y Jillaroo single work   novel  
Issue Details: First known date: 2002... 2002 Jillaroo
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Notes

  • Dedication: For my husband John, who made this book happen, and for my dearly departed Dougall dog.

Publication Details of Only Known VersionEarliest 2 Known Versions of

    • Camberwell, Camberwell - Kew area, Melbourne - Inner South, Melbourne, Victoria,: Penguin , 2002 .
      Extent: 470p.
      ISBN: 0143000241
    • Camberwell, Camberwell - Kew area, Melbourne - Inner South, Melbourne, Victoria,: Penguin , 2005 .
      Extent: 470p.
      ISBN: 0143000241

Works about this Work

Australian Rural Romance As Feminist Romance? Lauren O’Mahony , 2014 single work criticism
— Appears in: Australasian Journal of Popular Culture , September vol. 3 no. 3 2014; (p. 285-298)
'A short story originally published in 1900 by writer and poet Henry Lawson captured the perceived incompatibility of women and life in remote Australia with its refrain that the bush ‘was no place for a woman!’. The suggestion in Lawson’s story is that the bush could easily prove fatal to women and for men it could undo them, mentally and spiritually. Now at the start of the new millennium, many barriers to women living and working in rural Australia have been challenged or removed altogether. Yet, recent sociological research, such as that undertaken by Margaret Alston, argues that gender inequality is an ongoing problem in rural communities. For example, one persistent stereotype is that men undertake the meaningful work in rural life while women watch from the sidelines, simply ‘help’, or see their contribution downplayed or downright ignored. This article explores how a new breed of bestselling novels, variously dubbed ‘chook lit’ or ‘contemporary Australian rural romance’, use a romantic structure to represent gender inequality in a rural setting. The article draws examples from Jillaroo (Rachael Treasure, 2002), The Bark Cutters (Nicole Alexander, 2010) and North Star (Karly Lane, 2011) to show the varying approaches to the romance plot that construct gutsy heroines, depict important rural issues and leave readers with endings that, as in other romances, offer ‘a utopian projection which expresses a critical evaluation of the contemporary patriarchal order’ (Cranny-Francis 1990: 191). This article argues that contemporary Australian rural romances raise questions about the romance plot while critiquing aspects of gender inequality specific to the context. In turn, such novels may encourage and inspire female readers (if they so choose) to do more in rural life than sit on the fence watching the men.' (Publication abstract)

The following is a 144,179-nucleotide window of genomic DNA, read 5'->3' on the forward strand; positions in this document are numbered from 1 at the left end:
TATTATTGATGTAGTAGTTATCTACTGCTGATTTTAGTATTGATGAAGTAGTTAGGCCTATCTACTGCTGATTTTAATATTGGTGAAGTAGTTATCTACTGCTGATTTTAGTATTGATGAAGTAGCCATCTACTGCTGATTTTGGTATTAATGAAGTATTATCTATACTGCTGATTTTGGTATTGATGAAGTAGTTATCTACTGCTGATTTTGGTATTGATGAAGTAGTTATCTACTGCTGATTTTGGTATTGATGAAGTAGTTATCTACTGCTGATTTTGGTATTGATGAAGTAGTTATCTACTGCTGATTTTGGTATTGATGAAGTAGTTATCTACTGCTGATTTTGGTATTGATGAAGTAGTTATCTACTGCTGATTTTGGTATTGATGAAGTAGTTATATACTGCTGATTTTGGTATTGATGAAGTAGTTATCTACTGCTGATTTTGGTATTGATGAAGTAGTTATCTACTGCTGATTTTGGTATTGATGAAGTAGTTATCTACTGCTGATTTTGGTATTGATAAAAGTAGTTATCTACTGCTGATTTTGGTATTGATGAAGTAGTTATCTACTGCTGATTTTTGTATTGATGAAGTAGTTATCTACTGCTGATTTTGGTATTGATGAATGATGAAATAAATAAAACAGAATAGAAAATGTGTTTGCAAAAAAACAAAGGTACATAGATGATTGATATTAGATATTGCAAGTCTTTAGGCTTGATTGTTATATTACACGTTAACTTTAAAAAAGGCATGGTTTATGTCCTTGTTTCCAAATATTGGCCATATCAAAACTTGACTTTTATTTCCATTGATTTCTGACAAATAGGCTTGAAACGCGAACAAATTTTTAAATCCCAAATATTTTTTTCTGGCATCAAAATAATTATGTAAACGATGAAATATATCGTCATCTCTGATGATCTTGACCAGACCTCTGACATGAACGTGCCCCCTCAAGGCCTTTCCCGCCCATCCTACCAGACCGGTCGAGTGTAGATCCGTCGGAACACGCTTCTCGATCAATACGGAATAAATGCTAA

Teaching an Old Dog New Tricks? : Romance, Ethics and Human-Dog Relationships in a Rural Australian Novel Lauren O’Mahony , 2014 single work criticism
— Appears in: Journal of Popular Romance Studies , vol. 4 no. 2 2014;